Prior to the regular use of antibiotics to treat RMSF, the death rate was about 25%. Although the death rate from RMSF has improved greatly with an understanding of the importance of early use of antibiotics, there is still a 5% death rate. This rate is believed to be due to delays in the administration of appropriate medications.

Certain risk factors suggest a worse outcome in RMSF. Death rates are higher in males and increase as people age. It is considered a bad prognostic sign to develop symptoms of RMSF within only two to five days of a tick bite.


The mainstay of prevention involves avoiding areas known to harbor ticks. However, because many people enjoy recreational activities in just such areas, other steps can be taken:

  • Wear light colored clothing (so that attached ticks are more easily noticed).
  • Wear long sleeved shirts and long pants; tuck the pants legs into socks.
  • Spray clothing with appropriate tick repellents.
  • Examine. Anybody who has been outside for any amount of time in an area known to have a population of ticks should examine his or her body carefully for ticks. Parents should examine their children at the end of the day.
  • Remove any ticks using tweezers, so that infection doesn't occur due to handling the tick. Grasp the tick's head with the tweezers, and pull gently but firmly so that the head and body are entirely removed.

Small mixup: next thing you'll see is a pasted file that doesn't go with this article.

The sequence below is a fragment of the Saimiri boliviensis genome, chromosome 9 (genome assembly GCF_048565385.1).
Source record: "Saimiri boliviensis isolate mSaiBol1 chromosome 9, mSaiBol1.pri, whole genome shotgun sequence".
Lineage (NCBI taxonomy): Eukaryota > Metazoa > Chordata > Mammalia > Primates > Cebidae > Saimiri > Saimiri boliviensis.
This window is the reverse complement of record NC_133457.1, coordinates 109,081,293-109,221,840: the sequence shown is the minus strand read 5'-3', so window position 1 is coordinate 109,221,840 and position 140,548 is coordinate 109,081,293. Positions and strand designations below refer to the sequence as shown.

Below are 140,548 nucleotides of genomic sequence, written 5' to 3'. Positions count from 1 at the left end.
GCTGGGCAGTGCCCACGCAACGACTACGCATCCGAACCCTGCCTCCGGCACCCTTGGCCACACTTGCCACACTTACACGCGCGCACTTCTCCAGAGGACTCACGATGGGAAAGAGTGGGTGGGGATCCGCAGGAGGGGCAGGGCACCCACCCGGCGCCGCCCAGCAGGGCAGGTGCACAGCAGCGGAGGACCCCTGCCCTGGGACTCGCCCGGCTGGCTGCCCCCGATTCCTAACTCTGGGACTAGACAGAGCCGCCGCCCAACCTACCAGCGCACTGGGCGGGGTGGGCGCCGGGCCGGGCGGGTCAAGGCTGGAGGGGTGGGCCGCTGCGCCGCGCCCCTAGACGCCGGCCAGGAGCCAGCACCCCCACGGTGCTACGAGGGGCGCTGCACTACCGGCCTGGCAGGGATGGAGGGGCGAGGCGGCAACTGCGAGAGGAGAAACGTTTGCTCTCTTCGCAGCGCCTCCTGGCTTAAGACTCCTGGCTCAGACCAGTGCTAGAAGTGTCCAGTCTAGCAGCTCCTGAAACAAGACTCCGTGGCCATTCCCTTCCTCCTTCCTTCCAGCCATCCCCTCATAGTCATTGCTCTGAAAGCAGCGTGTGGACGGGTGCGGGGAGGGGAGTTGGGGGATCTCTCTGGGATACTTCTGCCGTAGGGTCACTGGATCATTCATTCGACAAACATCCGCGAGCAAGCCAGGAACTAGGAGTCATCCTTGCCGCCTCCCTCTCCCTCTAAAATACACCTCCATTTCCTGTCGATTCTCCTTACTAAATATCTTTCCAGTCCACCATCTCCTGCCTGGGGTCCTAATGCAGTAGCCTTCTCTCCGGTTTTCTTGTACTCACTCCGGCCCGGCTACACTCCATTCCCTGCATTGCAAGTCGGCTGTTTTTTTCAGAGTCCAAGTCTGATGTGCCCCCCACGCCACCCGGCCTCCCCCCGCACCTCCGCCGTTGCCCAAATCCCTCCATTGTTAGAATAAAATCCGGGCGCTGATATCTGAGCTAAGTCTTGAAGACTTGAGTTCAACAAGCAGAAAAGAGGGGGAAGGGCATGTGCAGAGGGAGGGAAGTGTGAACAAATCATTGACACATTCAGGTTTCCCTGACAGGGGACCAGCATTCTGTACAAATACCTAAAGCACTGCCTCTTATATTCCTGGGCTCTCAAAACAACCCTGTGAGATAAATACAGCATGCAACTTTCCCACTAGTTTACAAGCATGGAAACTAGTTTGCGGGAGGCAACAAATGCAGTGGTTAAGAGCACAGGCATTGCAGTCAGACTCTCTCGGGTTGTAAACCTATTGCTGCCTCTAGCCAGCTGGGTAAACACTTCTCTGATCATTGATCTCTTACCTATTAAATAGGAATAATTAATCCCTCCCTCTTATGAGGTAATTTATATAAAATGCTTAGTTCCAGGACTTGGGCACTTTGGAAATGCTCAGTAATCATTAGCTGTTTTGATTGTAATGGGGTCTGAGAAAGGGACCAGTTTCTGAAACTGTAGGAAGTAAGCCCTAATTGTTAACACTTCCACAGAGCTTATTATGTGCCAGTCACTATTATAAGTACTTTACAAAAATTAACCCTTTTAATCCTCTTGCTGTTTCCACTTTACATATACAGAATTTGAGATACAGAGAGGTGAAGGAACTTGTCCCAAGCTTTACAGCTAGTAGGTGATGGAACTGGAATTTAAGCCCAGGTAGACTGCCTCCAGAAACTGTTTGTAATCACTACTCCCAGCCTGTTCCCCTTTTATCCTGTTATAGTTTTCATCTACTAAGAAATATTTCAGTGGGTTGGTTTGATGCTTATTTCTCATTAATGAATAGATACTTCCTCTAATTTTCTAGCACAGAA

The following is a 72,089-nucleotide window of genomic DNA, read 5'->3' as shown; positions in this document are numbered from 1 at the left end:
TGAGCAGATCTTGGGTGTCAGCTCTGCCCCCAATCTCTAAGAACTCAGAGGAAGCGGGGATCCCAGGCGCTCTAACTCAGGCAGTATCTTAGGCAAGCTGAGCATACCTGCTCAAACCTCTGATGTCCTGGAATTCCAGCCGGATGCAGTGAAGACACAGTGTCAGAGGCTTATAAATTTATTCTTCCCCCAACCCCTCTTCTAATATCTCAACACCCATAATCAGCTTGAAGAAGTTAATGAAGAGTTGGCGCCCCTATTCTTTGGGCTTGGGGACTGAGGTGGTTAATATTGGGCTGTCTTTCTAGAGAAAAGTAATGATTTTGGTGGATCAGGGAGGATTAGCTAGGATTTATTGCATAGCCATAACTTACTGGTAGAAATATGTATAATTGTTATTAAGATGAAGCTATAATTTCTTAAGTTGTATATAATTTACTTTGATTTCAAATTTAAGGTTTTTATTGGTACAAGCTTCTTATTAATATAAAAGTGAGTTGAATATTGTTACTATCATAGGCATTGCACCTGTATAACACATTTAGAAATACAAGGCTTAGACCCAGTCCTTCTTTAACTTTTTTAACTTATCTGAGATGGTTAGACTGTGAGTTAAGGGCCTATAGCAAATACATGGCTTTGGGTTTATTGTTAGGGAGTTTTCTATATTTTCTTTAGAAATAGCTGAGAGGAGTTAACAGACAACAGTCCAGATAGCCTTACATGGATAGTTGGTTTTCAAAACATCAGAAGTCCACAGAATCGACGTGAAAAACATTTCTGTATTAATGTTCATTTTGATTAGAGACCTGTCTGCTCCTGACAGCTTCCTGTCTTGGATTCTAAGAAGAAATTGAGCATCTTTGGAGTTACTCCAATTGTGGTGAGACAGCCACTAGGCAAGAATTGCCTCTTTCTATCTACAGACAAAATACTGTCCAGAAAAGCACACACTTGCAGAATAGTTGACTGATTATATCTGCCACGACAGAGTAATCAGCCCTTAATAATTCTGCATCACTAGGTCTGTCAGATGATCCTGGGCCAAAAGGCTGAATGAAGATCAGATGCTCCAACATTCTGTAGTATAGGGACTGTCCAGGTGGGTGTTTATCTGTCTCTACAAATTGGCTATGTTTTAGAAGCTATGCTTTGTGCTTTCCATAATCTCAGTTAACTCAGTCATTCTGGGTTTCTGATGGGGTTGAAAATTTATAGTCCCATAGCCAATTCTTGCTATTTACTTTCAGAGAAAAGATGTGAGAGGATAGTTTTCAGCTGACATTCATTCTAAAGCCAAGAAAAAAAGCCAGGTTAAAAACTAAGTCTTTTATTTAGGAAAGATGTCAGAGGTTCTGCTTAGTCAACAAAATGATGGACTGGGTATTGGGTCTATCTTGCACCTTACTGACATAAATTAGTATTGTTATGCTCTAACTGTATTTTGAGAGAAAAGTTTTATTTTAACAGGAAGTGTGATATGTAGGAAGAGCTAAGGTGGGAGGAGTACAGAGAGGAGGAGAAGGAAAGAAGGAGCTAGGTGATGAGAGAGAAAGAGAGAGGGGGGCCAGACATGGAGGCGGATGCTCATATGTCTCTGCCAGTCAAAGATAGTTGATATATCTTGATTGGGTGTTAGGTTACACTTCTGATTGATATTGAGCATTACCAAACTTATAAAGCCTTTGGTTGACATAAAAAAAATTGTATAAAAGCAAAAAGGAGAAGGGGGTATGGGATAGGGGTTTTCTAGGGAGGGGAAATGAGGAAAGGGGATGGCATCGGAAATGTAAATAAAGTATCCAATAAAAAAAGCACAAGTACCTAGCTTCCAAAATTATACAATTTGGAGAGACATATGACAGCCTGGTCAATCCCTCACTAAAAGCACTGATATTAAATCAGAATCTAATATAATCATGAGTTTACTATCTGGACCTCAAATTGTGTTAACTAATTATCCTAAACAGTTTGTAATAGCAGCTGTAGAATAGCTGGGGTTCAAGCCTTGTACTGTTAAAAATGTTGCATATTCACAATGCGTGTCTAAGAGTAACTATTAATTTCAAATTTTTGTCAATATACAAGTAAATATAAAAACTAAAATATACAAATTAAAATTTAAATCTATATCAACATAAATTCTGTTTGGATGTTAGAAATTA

• Keep areas around homes clear of brush, which may serve to harbor ticks.

Key Terms

Inflammation of the tissues of the brain.
A flat, discolored area on the skin.
A small, round, reddish purple spot on the skin, representing a tiny area of bleeding under the skin.

Further Reading

For Your Information


  • Corey, Lawrence. "Rickettsia and Coxiella." In Sherris Medical Microbiology: An Introduction to Infectious Diseases, edited by Kenneth J. Ryan. Norwalk, CT: Appleton and Lange, 1994.
  • Stoffman, Phyllis. The Family Guide to Preventing and Treating 100 Infectious Diseases.New York: John Wiley and Sons, 1995.
  • Walker, David, et al. "Rickettsial Diseases." In Harrison's Principles of Internal Medicine, 14th ed., edited by Anthony S. Fauci, et al. New York: McGraw-Hill, 1998.


  • Kalish, Robert. "How to Recognize and Treat Tick-Borne Infections." Patient Care 31 (May 15, 1997): 184+.
  • Lyon, G. Marshall, and Anita M. Kelsey. "Rocky Mountain Spotted Fever." Consultant 36 (August 1996): 1729+.
  • "Other Tick-Bite Ailments." American Health 14 (June 1995): 78+.
  • "Rocky Mountain Spotted Fever: A Disease For All Seasons--and All Parts of the Country." Consultant 35 (September 1995): 1318.


  • Centers for Disease Control and Prevention. (404) 332-4559.

Gale Encyclopedia of Medicine. Gale Research, 1999.